I explained this lift to my players with the basic and uncomfortable (for both of us) premise that I am going to put them in the driver’s seat. Every day when they come in we are going to see how good we can be. Sometimes that will mean that our body is telling us we are beat up. That’s okay. Sometimes we are the same we were last week. No problem. But, it also might tell us that today we are feeling great and we might be able to get stronger. When that happens, we are going to ride the wave and see what we can get. No matter what, I’m not telling you what weight to lift. I can help guide, but I’m not prescribing it. I need you to know what 90% is supposed to feel like. I need you to know when something was too light.

There are so many angles to how this works it is impossible to cover them. Essentially, I viewed it as my job within this framework to educate my players on how to listen to their body, and then from there how to push it to get better while staying as safe as possible and not completely overloading themselves.

The Structure

  1. Warmup – 2-3x








  1. Prep: 2-3x (4-6 rep range)

BB/DB/KB Complex

Corrective/Prep Movement

Fill in the Gap

  1. Big Bang Lift: Autoregulated, variable volume




Weighted Chin-Up

Trap Bar Deadlift


I’d like to proclaim my extreme progressive thinking and ingenuity regarding our warm-up, but the reality is I stole it shamelessly. If you haven’t already, you can read the summary of it here. Throughout the entire season we followed what my players know as the “RCCRCTS” warmup (creative I know). The beauty of this warm-up protocol is I have a seemingly endless list of progressions and regressions for each primal movement that I can pick and choose from based on where our bodies are at that point in time. This might mean that we stick with the basics one week because coach is really hammering us on the court. It might mean that on game day I am just trying to fire up the CNS while minimizing joint stress. It also might mean that I have multiple groups and individuals following different warmup protocols because of what I see or hear from them and how their body is feeling.

The bottom line is every day I have the chance to customize a warm-up allowing me to address our needs. We will always find a way to run, crouch, crawl, roll, carry, and swing every day. I found that as the season went on, I could also sneak some more pulling into the warmup (especially in the absence of monkey bars), particularly for my younger players that needed a little more volume. Sometimes pull-ups or chin-ups, sometimes tire or sled pulls, again all based on how our bodies were at the time.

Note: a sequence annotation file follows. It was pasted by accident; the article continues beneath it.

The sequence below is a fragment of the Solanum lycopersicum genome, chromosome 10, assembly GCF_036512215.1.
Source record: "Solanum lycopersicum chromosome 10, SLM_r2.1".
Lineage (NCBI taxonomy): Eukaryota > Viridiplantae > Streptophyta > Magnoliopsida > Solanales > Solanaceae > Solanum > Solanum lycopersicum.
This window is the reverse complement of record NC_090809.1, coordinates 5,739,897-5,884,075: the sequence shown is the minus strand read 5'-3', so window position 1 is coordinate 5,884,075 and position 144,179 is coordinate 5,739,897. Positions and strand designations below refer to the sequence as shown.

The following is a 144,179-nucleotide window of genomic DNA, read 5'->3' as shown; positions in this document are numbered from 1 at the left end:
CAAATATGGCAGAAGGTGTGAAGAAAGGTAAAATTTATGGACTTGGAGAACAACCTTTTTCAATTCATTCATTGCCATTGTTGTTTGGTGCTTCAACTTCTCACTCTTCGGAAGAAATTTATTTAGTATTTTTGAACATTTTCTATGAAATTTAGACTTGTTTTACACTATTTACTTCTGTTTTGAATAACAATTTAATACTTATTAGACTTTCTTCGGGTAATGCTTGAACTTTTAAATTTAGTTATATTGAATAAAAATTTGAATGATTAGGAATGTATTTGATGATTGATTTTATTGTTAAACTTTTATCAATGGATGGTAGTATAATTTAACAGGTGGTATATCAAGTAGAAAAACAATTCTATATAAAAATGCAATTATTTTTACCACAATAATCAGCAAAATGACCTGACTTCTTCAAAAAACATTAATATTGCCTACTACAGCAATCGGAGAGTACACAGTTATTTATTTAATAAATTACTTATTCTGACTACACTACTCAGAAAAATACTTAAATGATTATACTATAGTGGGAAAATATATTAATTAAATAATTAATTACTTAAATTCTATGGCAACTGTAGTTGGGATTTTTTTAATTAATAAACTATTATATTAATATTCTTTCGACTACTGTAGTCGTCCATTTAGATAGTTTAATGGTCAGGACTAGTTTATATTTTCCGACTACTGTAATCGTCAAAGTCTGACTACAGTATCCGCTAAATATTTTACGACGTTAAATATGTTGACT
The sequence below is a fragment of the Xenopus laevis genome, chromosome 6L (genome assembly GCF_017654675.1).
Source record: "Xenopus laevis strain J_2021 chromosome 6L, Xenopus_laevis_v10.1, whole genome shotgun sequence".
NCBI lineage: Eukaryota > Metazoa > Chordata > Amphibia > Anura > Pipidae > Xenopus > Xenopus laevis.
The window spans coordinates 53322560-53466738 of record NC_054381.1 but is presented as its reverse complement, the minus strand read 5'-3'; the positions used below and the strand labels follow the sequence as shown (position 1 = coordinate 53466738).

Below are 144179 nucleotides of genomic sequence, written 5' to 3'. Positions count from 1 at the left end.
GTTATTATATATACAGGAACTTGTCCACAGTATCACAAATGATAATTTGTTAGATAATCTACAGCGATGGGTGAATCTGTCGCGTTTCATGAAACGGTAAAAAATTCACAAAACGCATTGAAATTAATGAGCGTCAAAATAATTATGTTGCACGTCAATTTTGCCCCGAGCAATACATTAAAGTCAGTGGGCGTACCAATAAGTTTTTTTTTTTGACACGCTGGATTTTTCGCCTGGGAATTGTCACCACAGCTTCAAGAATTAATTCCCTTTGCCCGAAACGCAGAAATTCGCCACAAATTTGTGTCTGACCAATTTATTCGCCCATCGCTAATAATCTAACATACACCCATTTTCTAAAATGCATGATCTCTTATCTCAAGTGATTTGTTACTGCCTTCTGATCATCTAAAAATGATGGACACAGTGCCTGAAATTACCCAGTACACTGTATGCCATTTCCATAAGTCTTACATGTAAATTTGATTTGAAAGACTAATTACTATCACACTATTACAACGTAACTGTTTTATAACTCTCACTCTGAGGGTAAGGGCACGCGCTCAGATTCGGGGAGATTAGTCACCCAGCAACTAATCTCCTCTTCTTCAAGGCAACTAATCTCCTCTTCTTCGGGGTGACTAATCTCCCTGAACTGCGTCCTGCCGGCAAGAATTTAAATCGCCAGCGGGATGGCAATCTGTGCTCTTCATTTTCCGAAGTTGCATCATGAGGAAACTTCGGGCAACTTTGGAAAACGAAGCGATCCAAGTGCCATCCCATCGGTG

We would run the warmup 2-3x through, allowing for even more variation, and overall taking 5-10 minutes to not only get ready for the lift, but to address movement quality.


Following our warmup, we would flow immediately into our prep sets/circuits. This always consisted of some form of BB/DB/KB complex. Generally speaking I would be looking at this complex to both prepare us for our “big bang” lift as well as hit our fundamental movements (straight from Dan John). So, some of these might be:

Barbell Deadlift/RDL/Bent Row/Military Press

Dumbbell RDL/Bent Row/Shrug (2-DB or 1-DB)

Kettlebell Squat/Military/Front Lunge (2-KB or 1-KB)

Kettlebell Clean/Squat/Military Press (2-KB or 1-KB)

Sandbag Clean/Squat/Military Press

You can use your imagination here. I don’t claim to be a master of the most creative complexes. In time we got to some more interesting versions utilizing different tools like trap bars, landmines, etc. However, with the relatively young training age of my team the most basic of these complex variations were more than sufficient to progress us through the season maintaining the appropriate stimulus.

Along with our complex we would aim to hit a corrective or preparation movement corresponding to the day’s big bang lift. Usually these fell into the categories of hip, ankle, or t-spine mobility, but ultimately were driven by my particular players and their needs. In our case, we found ourselves doing things like tactical frog progressions, dowel t-spine extensions, wall slides, side-lying windmills, band pull-throughs, kettlebell suitcase deadlifts, kettlebell/band TKEs, etc.

For some players, particularly my older or heavy minute guys, the “prep” portion of the lift ended here. Not always, but usually they were ready to hit their big lift and move on to practice. For other players with low training ages or minutes, I usually added a third movement here to fill in some of the gaps of what they need. It might have been core or anti-rotation work, dumbbell pressing, another pull, or RDLs (we do A LOT of RDLs). Whatever we felt like needed working on is what we would do. Particularly earlier in the season, I could also use this time to work on Olympic variations with those that were ready.

NOTE: The warmup changed every day, and the big bang lifts weren’t going to change. In the prep portion I stuck with a complex for 3 or 4 weeks before it got stale and we moved on to a new one for variety and added complexity.


At this point we will have been working between 10-20 minutes. We are plenty warm, have hit primal/fundamental movements, addressed movement quality, and are ready to get stronger at one thing for the day.

Just as with the entire program, volume and intensity varied on these lifts based on the time of year and how each player was feeling. However, these lifts still followed a fairly predictable progression. Our first week of preseason, coming off of high volume work in preparation for practice, we began picking our intensity up and dropping the volume. Throughout the entire program we never lifted more than 5 reps in a set for the big lift, and the highest total (prescribed) rep count would never get above 15. Below is the volume and intensity we ended up with for each week of our season. This pertains to each of the major lifts for that week.

Who is Sean Brown?

12716084Sean Brown is in his first year as Strength & Conditioning Coach for the Rice Men’s Basketball team. He comes to Rice from The University of Texas at Austin, where he spent the last two years working directly with Men’s Basketball.